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It Is Never to Early to Take the Steps to Prevent Osteoporosis

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When most people think of osteoporosis, they probably think of an elderly woman with her back hunched over. Most likely, a teenage girl is not thinking about this disease ever affecting her, but the teenage years are the best time to bring this debilitating condition to light. When teenagers change their habits at an early age, they can help keep osteoporosis at bay down the road.

Since most teenagers are more in tune with the latest fad, song, or iPhone application, there is something that parents and other adult role models can apply to these young lives, and that is direction on how to follow a healthy diet that can protect them from the debilitating effects of osteoporosis when they are much older.

A serious dietary risk among teenagers today is not just the foods they are eating, but the beverages they are consuming that can put their bones at risk.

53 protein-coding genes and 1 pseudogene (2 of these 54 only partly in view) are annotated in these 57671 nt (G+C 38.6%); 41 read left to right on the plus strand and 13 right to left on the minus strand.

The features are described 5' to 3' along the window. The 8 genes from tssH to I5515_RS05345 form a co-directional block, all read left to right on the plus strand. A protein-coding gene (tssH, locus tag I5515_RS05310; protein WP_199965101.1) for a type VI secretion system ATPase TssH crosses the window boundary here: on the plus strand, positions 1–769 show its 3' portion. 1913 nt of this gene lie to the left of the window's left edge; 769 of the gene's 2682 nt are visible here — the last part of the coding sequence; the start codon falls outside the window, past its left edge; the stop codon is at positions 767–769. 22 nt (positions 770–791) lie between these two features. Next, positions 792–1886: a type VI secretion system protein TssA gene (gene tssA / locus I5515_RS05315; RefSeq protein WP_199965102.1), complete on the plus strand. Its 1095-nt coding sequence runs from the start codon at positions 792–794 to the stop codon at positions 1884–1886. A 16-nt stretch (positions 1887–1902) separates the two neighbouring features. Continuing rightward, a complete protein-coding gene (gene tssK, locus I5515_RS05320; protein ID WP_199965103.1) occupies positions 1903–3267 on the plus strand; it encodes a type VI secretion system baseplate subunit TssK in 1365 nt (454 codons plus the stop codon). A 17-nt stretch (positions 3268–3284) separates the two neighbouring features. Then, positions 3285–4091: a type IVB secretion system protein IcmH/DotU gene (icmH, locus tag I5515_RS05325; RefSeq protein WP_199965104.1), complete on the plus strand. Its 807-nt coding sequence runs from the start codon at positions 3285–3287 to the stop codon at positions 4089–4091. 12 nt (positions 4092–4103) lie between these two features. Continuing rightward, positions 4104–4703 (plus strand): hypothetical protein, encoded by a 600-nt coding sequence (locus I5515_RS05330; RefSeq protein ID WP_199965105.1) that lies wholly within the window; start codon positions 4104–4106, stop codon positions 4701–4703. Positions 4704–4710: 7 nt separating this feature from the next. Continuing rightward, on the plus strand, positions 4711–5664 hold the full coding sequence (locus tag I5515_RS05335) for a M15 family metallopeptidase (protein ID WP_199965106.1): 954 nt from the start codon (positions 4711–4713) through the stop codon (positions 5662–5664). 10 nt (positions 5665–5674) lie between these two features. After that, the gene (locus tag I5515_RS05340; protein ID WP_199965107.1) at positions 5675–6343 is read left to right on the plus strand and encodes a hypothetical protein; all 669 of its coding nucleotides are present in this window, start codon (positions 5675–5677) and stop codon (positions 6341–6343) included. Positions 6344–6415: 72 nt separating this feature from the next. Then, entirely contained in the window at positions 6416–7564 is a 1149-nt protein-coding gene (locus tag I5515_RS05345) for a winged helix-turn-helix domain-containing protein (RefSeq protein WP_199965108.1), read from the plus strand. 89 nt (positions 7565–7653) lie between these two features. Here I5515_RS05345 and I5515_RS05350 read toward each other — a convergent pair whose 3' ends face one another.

Osteoporosis, a crippling disease that results in low bone density and increased bone fragility, typically does not rear its ugly head until the middle-aged years. However, it can begin to manifest itself during adolescence, when the skeleton is very busy absorbing dietary calcium and making almost all of the bone mass that will carry the teenager throughout life.

To ensure lifelong bone health for teenagers, especially girls, it is important to make sure they consume enough calcium while they are young so that they can achieve their maximum bone density. By one’s mid-20s, the critical window period for calcium absorption starts to close, and a woman’s ability to get enough calcium in her bones is greatly reduced.

It is believed that just 14 percent of teenage American girls are getting enough calcium in their daily diets to allow them to avoid osteoporosis by the time they are in their 50s. In fact, only one in seven girls eats enough dairy foods and other calcium-rich products to attain the adequate bone mass necessary to prevent brittle bones and fractures when they are in their middle-aged years and beyond.

It has been reported that teenagers in the 1970s drank twice as much milk as teenagers today.

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We value and respect our HERWriters' experiences, but everyone is different. Many of our writers are speaking from personal experience, and what's worked for them may not work for you. Their articles are not a substitute for medical advice, although we hope you can gain knowledge from their insight.